Just down the road from the Frieze Art Fair, Mrs
Rebecca Gander-Limoncello has organised the Sunday Art Fair in a cavernous
underground boiler room. A sort of art fair without walls, it feels
like the old London art world used to feel, with fashionable kids
and arrangements of artlike objects in an as-you-found-it
warehousey place, in a venue you have to discover, rather than have
shoved up you.
You access the fair through a metal gate on Marleybone Road,
descend a metal staircase, follow a service road down and around,
then go through a small door, into what you you'd expect to be a
bunker, possibly housing a James Bond baddy.
Inside is the closest thing the art world has to a James Bond
baddy, Ryan Gander (nobody understands what he does and he's taking
over the world).
"Ah, Mr Hudson, I have been expecting you."
Ryan is running an eponymous bar serving tea, coffee, wines and
beer at astonishingly reasonable prices and cocktails at
astonishingly unreasonable prices. He has asked a number of artists
to design and make their own cocktails, which are £50 each. Liam
will be serving spilt vodka on a tray, Bob and Roberta Smith a
glass of freshly poured concrete, but the mixologist on duty when I
arrive is Fiona Banner. She has devised a drink in which the
consumer has to down as many glasses of champagne as they can as
she counts you down from 10. It's rather undignified, but actually
not bad value considering champers is £10 a glass over at the Big
So, seeing as the art world is on the brink of financial
collapse I buy one.*
Three glasses is all I can manage and feel quite glad about this
as I don't want to be sick over Ryan. The prize though is a pair of
boxing gloves and signed certificate. And I got a receipt for Julie
in accounts. Look out for these items in a Christies sale near you
Proof of the indignity is laid bare as I appear the next day in
the Art Newspaper.
*NB If as a taxpayer you are questioning the ethics of this, be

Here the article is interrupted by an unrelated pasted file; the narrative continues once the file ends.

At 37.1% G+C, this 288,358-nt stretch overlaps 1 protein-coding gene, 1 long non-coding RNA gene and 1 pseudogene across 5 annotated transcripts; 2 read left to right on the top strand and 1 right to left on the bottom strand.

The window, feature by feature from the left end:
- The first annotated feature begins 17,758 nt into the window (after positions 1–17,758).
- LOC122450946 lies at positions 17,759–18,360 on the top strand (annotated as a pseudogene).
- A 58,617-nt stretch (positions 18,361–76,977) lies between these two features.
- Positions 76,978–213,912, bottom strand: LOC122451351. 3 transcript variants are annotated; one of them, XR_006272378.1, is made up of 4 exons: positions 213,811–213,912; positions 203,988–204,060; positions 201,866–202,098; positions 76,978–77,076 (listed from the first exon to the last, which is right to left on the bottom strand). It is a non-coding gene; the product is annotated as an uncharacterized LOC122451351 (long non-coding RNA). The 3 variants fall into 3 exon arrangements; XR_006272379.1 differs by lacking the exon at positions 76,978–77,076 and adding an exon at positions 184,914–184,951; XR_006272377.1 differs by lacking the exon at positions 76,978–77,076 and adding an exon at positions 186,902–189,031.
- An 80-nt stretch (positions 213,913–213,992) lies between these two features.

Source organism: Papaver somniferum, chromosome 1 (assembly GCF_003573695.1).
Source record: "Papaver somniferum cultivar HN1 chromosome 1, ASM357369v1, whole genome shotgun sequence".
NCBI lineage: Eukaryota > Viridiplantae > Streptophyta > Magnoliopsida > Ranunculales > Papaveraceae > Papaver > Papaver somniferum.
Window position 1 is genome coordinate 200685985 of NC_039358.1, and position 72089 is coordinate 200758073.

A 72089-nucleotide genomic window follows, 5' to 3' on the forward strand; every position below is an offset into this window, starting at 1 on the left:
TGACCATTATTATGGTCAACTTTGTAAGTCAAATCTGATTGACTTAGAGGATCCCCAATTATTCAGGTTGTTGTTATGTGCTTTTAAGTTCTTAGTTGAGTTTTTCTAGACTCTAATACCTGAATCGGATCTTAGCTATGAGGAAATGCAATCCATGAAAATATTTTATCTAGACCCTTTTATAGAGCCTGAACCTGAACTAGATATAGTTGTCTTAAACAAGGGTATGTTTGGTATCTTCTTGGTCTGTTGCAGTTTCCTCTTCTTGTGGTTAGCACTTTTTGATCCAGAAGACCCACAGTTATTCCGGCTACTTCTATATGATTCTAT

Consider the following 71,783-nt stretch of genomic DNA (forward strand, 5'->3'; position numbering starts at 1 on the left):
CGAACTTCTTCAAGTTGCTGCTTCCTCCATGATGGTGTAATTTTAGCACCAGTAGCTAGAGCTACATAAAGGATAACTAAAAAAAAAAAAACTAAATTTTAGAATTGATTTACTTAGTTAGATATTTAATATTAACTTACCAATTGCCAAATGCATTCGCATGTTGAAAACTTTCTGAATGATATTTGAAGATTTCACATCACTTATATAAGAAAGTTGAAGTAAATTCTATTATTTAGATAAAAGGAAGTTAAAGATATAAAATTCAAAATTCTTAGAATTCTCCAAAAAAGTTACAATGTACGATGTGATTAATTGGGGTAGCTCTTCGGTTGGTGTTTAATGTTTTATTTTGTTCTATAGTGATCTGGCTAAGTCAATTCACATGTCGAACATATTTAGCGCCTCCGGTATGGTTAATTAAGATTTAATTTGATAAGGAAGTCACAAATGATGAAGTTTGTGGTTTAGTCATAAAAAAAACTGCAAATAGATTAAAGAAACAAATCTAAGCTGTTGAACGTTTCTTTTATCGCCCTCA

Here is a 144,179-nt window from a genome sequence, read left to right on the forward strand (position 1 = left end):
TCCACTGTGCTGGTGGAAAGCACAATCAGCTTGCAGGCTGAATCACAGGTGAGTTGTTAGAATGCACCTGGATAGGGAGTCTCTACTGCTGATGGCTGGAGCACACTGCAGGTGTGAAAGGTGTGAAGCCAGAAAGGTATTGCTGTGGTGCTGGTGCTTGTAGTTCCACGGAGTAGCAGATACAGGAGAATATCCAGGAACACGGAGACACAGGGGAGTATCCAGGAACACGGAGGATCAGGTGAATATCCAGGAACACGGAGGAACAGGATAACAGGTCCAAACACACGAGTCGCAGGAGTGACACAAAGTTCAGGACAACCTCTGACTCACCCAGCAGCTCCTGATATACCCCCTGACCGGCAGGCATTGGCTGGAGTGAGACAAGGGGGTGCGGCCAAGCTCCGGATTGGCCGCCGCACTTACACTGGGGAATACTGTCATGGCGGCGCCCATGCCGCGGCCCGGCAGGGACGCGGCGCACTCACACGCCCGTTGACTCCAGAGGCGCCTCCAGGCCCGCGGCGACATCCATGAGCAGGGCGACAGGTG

reassured that this was part of a complex marketing
excercise/Ganderwerk to get punters to part with their cash for
real. A bit like those gangs of scallies from Kent do, who sell
perfume at Oxford Street. And it worked because someone did
actually buy one, for real.
It doesn't seem to matter what kind of ticket you have there
always seems to be some Eva Logronia, fur,denim and heels Italians
sailing past you to wafting some other super pass. The ostentatious
wealth of the Frieze crowd was even more evident than usual, with
the VIP limo service and discounted hotels that start with the
budget Connuaght at £300 a night - actually a bit of a bargain I
would say bearing in mind the kind of humiliating experience you
can put yourself through in a run of mill London shitpit at around
half the price. The Connaught does at least make you feel good - I
stayed budget before anyone gets shirty.
In general and considering the 5% of the fair that I saw I think
it was a slightly livelier show than usual, fewer drawing room
sketches, more big statements. I did enjoy a moment with vaulting
young buck Simon Fukiwara, where I was bogusly and exaggeratedly
commiserating with him on the immmmmmense pressure he must have
been under in completing his Cartier commission and asked him where
it was, he kindly pointed out that I was standing on it.
From our perspective Frieze offers a once a year shot in the arm
(inoculation) update on how all that selling stuff is getting on
and a chance to see a lot of people we saw last year and talked to
about 'doing something'. It was great to see Vitamin's Hou Fang and
Zhang Wei - (we are actually doing something with Vitamin next
week) and Bruce Haines, attempting to complete on his commercial
suicide, first giving Alan Kane a solo last year and now Des Hughes
- added to which he appeared to be babysitting his 2 year old at
the opening, call me old fashioned but…. still Bruce's chaotic
charm will have no doubt seen him through the 15k barrier needed to
break even. Toby Webster breathless as ever, the Association of
Ginger Regional Curators and so on.
What always amazes me is how many people there are at Frieze
that I don't know - I mean 'who are these people, where do they
come from, why are they here, how much did it cost them to get here
and where can I buy a 12 year old sex slave, Tahiti - great' (in
the words of Gauguin). (Actually… Gauguin celebrated - Gary Glitter
reviled, how so? So many similarities)
Talking of shows at the Tate that sunflower seed thing is
disturbing and some. I trudged across the seeds in mounting horror.
I was relieved to learn that the seeds were mould made, the thought
of 100 million hand made seeds was hurting me somewhere inside. I
think for anyone that's ever made something repetitively it is a
shocking sight, however most of the audience seemed to
misunderstand it as a beach - it's a bit like skate boarders who
skate anything in the public realm, the Tate audience seem to think
everything is a beach opportunity.
However it is a phenomenal artwork, with all its complex
meanings, contradictions and downright wrongness. I also like that
it has no visual charm at all - long live the pottery revival - (oh
dam I shouldn't have said that now it'll be over).